It is an undeniable fact that most of us enjoy the sound of our own voice. This pleasure seems to grow when we are in meetings or discussing subjects with colleagues. Unfortunately, this normally leads to never-ending meetings. Worse yet, it may lead to meetings where decisions are not taken. To help you succeed, here are some tips to help you carry out a terrific meeting.
1. Send an agenda beforehand
You want all persons attending the meeting to know what will be discussed. The best way to do this is to send a draft agenda beforehand and invite people to add other points for discussion. This will also help you determine who should be present at the meeting.
2. K.I.S.S. or you’ll lose them
Do not try and cram too much into the agenda. Normally each meeting should focus on 1 or 2 main points and then 3 or 4 minor related points. You could even hold a meeting to discuss just 1 very important point. It is human nature to lose concentration and patience after a certain point, so do not expect miracles from your colleagues. If need be, set a separate meeting to discuss other points.
3. Give an introduction and details on the topics
Once the agenda is finalised, send an email with information about the topics being discussed. A terrific meeting is one that does not last a minute longer than it has to. Doing this will ensure that everyone is up to speed on what is happening before the meeting starts. If they have any questions about the email, invite them to ask you prior to the start of the meeting.
4. Be prepared
If you are leading the meeting, prepare for it. Go to the location of the meeting before the others and place any tools, such as visual aids in an organised fashion so that you can refer to them quickly. There is no easier way to lose the attention of your colleagues by rummaging through your documents to find that important list or graph.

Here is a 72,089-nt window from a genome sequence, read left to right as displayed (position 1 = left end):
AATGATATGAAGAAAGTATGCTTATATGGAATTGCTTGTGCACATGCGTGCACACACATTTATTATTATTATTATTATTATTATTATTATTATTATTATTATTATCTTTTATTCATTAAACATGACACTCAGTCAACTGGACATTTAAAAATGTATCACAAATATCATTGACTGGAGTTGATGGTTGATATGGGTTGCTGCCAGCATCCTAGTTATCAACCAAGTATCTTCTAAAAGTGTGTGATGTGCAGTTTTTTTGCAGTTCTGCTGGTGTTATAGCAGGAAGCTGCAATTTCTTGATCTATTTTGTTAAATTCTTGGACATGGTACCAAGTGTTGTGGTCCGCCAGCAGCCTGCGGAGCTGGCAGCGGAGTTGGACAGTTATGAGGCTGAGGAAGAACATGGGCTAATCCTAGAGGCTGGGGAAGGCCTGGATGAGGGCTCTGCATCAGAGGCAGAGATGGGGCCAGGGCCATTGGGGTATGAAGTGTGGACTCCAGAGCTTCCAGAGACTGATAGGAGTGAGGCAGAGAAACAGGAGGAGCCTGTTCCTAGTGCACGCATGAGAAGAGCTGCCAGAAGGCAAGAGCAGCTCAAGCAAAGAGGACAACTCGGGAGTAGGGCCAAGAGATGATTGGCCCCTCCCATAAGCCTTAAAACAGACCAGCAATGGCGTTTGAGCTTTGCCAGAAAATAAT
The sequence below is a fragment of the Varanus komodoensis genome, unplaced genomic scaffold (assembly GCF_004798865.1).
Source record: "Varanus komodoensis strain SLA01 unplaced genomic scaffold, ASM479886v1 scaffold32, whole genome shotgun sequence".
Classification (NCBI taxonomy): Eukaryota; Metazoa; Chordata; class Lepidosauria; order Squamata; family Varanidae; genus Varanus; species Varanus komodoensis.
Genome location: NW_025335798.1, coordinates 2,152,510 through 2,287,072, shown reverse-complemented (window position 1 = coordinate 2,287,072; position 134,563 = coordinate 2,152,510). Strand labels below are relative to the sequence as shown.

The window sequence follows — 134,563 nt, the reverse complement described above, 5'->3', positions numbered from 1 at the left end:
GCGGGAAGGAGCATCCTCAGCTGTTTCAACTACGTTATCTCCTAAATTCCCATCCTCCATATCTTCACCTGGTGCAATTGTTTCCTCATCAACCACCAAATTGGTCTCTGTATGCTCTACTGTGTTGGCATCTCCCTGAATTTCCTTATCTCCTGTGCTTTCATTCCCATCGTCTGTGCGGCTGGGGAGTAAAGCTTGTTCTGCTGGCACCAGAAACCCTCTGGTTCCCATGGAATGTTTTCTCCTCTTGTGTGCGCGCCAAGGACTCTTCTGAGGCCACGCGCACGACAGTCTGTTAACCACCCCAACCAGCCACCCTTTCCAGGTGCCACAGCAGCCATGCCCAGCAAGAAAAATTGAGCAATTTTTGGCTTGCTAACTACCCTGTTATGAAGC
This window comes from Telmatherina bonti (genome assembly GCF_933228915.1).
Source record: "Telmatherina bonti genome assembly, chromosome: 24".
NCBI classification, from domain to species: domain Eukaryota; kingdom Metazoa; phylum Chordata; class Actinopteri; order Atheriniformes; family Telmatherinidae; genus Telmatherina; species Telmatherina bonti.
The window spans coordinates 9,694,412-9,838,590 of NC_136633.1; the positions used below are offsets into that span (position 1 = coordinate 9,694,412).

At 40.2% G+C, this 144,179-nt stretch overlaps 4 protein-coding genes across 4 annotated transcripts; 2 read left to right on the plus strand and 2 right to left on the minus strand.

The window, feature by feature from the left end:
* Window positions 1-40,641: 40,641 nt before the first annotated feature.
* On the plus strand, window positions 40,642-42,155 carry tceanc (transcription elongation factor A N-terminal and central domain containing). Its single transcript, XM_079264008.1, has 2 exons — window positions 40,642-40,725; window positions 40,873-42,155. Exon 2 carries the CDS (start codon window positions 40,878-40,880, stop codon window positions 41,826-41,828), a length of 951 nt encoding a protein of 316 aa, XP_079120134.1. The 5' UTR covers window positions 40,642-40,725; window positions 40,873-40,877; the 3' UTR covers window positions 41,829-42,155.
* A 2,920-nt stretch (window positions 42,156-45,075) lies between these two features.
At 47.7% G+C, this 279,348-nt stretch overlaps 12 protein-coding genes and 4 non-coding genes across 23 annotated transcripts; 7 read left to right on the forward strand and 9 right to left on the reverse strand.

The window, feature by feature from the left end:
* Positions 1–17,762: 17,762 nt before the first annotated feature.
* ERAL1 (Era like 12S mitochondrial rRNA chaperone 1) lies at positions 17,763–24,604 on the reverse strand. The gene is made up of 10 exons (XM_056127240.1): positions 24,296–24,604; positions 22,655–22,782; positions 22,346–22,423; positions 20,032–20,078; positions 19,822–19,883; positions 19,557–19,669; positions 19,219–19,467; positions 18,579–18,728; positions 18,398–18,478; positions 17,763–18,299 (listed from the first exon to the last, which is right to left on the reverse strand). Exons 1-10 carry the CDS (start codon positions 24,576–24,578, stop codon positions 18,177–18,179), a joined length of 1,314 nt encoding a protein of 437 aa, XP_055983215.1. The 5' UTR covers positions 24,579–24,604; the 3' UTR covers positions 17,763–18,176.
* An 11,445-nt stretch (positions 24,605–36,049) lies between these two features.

5. Stay in control
Remember what I mentioned at the start of this post? Everyone loves the sound of their voice. If you do not control the meeting, a colleague will start talking and if he/she gets a conversation going, it could last for hours. If you see that colleagues are talking on and on or are drifting into new topics, guide them back to the agenda.
6. Time in, time out
Remember that a meeting is a cost to the business. You have a group of people who are falling behind on their daily duties, sitting in a room discussing ideas. It can go on for hours, but you don’t want that. Set a realistic time frame for the discussion and decision of each point and stick to it, no matter what. Even if the team finds it difficult for the first meeting or two, eventually they will get the hang of how it’s done.
7. Location, location, location
There is no law that a terrific meeting needs to happen in a boardroom. In fact, it can happen anywhere, even outdoors. The secret is avoiding distractions as much as possible. If there will be food during the meeting, that’s ok, but beware of any alcohol. Consider the time of the meeting too; try to avoid early afternoon meetings when people would be more tired right after lunch.
8. Focus on your goal.
What is the point of your meeting? Do you need a decision to be taken? Do you need to delegate certain tasks to different departments? Whatever your goal, make sure that by the end of the meeting you have achieved it. It helps if you remind your colleagues of the goal at the start of the meeting. You cannot have a terrific meeting if you don’t reach your goal by the end of it.
9. Send out a message
It is customary that a minute taker or recording is present at the meeting. Alternatively, each colleague would take down their own notes. Whichever practice you choose, make sure that after the end of the meeting an email or other message format is sent out to all participants, detailing the outcome of the meeting. This will avoid any possible misunderstandings about what was decided in the meeting.